On 17 May 2018, the Court of Justice of the Economic Community of West African States (the Court of Justice) ruled in favour of the complainants in ECW/CCJ/APP/26/15 – WARDC and IHRDA (on behalf of Mary Sunday) v Nigeria. This is a very significant victory for victims of domestic violence in Nigeria and more widely. Please read below for details of the decision.
In August 2012, a woman named Mary Sunday was attacked and beaten by her fiancé, Isaac, an officer in the police force. Mary fled, seeking refuge in a neighbour’s kitchen. Following closely behind, Isaac seized the stove with a stew cooking upon it and brought the boiling liquid down over Mary’s head and body. The stove subsequently exploded, setting her on fire.
Mary recovered consciousness two weeks later. She had suffered multiple and severe injuries and burns. Police inquiries into the incident concluded that she had intentionally inflicted the injuries upon herself. The investigation manifestly was not carried out in an effective, impartial and independent manner; a series of requests to re-open the case was rejected and Isaac was never charged.
In August 2015, the Institute for Human Rights and Development in Africa (IHRDA) and the Women Advocates Research and Documentation Centre (WARDC) commenced an action against Nigeria on Mary’s behalf in the Court of Justice. Lawyers Against Poverty supported the IHRDA and the WARDC with a contribution from members of $30,000.
They submitted that the failure of state authorities effectively to investigate the allegations and prosecute the perpetrator constituted a violation of the victim’s rights under (inter alia) the African Charter on Human and Peoples’ Rights and the Maputo Protocol, including the rights to dignity and freedom from torture, the right to a remedy and the right to freedom from discrimination.
The Court of Justice ruled on preliminary issues in January 2017. This served to increase access to justice for women in West Africa on two significant fronts.
Firstly, the Court of Justice accepted that NGOs such as the IHRDA and the WARDC have the requisite standing to sue a state on behalf of victims of human rights breaches. This confers a mandate for such organisations to enforce and develop human rights law in the region in other cases to come.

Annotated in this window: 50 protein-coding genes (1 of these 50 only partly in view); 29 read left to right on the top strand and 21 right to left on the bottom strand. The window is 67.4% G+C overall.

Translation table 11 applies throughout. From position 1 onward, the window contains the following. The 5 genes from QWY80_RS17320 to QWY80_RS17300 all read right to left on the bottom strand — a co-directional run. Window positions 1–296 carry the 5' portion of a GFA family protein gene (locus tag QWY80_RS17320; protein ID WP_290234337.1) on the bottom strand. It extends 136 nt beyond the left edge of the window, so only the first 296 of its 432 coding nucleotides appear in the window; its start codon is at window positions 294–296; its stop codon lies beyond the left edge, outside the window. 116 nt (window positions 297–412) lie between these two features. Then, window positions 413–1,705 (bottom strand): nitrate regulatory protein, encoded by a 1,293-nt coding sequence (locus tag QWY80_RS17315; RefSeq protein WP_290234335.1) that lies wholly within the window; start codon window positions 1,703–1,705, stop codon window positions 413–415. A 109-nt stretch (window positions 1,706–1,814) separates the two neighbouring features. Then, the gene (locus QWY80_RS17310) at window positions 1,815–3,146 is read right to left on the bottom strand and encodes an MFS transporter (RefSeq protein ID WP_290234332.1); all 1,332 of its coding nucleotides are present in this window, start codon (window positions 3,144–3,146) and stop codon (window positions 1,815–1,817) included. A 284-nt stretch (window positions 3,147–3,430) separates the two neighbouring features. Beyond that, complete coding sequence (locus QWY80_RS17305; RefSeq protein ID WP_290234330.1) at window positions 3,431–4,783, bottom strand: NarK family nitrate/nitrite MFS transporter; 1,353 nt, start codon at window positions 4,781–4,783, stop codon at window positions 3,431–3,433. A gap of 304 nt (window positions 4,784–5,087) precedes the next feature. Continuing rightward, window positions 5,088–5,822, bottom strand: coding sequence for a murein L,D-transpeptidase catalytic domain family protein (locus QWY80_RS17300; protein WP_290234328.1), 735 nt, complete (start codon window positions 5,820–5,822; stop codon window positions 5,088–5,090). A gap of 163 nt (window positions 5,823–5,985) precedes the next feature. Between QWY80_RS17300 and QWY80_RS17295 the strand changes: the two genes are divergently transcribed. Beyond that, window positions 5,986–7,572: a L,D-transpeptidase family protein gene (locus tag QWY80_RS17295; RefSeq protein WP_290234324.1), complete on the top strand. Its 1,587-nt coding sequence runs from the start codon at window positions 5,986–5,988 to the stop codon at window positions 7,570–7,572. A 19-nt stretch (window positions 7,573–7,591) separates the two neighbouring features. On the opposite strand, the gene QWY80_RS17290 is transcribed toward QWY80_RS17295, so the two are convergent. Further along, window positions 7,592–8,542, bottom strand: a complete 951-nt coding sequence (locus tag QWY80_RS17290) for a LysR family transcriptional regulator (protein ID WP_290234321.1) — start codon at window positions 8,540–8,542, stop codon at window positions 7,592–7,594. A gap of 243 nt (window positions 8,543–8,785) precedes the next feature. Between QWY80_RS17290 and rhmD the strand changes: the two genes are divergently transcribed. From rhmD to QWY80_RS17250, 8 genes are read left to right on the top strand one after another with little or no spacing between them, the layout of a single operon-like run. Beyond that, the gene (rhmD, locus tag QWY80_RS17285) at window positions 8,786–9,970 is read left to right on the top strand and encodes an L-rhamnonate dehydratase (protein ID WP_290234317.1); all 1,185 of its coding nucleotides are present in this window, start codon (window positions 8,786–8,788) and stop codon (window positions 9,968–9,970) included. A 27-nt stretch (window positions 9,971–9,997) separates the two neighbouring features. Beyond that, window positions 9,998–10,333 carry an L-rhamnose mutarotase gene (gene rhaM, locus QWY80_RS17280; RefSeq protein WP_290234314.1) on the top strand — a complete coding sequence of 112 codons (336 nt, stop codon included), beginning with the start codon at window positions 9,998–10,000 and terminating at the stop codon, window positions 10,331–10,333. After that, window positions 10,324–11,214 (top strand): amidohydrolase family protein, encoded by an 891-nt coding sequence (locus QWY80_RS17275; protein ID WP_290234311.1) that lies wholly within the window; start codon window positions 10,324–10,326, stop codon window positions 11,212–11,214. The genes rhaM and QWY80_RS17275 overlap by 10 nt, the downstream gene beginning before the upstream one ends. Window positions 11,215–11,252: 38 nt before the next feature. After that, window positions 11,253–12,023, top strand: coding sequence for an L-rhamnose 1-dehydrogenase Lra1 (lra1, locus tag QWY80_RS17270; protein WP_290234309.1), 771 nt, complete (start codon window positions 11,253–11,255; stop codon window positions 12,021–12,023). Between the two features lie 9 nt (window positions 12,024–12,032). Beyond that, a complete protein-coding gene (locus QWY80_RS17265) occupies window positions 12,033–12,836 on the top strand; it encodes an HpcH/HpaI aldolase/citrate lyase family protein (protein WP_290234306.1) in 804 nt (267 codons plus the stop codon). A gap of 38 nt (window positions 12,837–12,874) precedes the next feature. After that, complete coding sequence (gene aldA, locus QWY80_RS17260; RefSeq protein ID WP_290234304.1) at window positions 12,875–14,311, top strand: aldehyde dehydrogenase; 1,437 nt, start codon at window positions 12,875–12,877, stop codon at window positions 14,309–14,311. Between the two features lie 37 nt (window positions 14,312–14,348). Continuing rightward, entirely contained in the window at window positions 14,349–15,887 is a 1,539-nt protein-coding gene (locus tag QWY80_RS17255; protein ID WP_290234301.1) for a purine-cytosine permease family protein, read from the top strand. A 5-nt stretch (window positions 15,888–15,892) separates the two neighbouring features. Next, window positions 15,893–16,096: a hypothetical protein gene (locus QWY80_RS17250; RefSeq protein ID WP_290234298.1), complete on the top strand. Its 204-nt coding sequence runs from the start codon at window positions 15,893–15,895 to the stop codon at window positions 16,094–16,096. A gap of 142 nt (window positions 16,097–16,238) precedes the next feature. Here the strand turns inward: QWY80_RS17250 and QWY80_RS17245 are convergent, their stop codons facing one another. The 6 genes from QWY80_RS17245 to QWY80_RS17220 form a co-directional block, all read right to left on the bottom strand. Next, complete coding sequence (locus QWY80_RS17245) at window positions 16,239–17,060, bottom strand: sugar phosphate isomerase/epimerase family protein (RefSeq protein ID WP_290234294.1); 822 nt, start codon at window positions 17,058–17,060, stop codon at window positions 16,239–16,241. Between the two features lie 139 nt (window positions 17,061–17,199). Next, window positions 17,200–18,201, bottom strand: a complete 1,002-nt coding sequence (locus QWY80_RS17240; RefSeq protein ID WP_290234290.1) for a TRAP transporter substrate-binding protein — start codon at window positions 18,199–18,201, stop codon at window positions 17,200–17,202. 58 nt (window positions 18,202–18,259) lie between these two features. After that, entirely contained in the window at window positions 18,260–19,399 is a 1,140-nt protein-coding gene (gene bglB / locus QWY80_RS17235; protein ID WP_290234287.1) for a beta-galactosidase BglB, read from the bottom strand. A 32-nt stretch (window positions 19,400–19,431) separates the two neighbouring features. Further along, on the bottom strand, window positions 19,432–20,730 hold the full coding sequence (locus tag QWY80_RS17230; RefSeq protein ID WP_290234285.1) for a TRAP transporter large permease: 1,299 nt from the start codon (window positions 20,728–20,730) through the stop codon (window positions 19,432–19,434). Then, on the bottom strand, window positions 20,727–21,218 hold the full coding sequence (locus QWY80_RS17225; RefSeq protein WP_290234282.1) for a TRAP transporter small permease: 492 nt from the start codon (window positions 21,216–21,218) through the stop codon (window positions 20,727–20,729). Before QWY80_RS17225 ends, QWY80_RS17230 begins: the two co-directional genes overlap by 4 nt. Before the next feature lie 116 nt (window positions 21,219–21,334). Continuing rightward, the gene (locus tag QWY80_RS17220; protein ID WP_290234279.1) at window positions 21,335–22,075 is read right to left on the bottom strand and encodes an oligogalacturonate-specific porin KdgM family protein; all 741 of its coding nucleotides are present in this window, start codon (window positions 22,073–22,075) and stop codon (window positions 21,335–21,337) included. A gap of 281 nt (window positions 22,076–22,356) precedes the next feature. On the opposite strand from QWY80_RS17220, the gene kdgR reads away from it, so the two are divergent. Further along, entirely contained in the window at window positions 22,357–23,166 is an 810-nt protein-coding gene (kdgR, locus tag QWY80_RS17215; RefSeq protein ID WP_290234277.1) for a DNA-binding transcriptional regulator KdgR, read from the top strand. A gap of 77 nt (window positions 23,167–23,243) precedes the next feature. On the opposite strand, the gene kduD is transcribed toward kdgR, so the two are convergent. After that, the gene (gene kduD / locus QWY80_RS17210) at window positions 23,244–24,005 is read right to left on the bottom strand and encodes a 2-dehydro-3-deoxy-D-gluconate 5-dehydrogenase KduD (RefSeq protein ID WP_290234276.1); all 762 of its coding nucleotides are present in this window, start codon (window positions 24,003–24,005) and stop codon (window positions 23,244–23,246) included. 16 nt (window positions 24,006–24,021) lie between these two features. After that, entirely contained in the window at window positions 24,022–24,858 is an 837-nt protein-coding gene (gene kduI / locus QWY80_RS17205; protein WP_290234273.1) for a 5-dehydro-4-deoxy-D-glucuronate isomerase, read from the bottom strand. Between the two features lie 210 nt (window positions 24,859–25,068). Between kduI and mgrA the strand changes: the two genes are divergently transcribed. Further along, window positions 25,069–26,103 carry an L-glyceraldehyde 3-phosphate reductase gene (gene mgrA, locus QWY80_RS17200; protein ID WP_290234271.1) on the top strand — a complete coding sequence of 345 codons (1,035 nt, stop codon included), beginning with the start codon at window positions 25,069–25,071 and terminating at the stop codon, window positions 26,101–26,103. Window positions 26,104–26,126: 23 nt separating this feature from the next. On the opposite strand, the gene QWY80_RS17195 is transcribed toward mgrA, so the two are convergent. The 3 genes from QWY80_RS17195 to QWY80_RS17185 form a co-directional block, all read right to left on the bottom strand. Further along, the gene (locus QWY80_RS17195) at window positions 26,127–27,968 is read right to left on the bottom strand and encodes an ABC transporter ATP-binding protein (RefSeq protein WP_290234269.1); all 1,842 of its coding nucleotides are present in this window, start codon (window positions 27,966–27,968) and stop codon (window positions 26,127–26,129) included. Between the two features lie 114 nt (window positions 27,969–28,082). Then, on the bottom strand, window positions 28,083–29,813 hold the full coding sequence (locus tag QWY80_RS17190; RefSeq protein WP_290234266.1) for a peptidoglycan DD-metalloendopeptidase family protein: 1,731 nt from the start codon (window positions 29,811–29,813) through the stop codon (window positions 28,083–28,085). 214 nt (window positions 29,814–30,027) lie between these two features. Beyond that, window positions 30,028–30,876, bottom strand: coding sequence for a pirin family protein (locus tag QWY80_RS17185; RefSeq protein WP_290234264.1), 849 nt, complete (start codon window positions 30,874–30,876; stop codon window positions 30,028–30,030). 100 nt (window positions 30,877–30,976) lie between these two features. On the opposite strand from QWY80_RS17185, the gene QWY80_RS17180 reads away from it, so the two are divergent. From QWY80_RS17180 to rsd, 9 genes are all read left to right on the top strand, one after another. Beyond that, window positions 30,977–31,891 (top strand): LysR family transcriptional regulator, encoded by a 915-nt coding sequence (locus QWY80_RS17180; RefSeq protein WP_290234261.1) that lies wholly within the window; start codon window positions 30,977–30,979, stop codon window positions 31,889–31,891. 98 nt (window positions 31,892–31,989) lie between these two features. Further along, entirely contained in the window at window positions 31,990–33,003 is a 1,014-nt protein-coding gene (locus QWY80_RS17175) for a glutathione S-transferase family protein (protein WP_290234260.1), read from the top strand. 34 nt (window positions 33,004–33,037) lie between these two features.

Secondly, the Court of Justice rejected the preliminary objection submitted by Nigeria to challenge its jurisdiction on grounds that the case concerned a domestic issue between individuals and not a matter suitable for scrutiny by a supranational judicial authority as a breach of regional and international human rights law obligations.
The Court of Justice held that Nigeria had violated Article 7 of the African Charter (the right to a fair trial, which includes the right of every individual to have their cause heard). Regrettably, it did not find a violation of the right to freedom from discrimination. It ordered Nigeria to pay Mary compensation of 15 million Naira, which we understand will be used for reconstructive surgery.
The Executive Directors for the IHRDA and the WARDC, Gaye Sowe and Dr Abiola Akiyode, described the decision as “progressive and important jurisprudence for the promotion and protection of women’s rights in Nigeria, the West African sub-continent and Africa as a whole.” Our hope is that it will make material advances in enforcing the rule of law, increasing state accountability and ending impunity for perpetrators of violence against women.
Please see the press release issued by the IHRDA for further details: https://www.ihrda.org/2018/05/press-release-ihrda-wardc-obtain-favourable-judgment-against-nigeria-in-mary-sunday-domestic-violence-case/.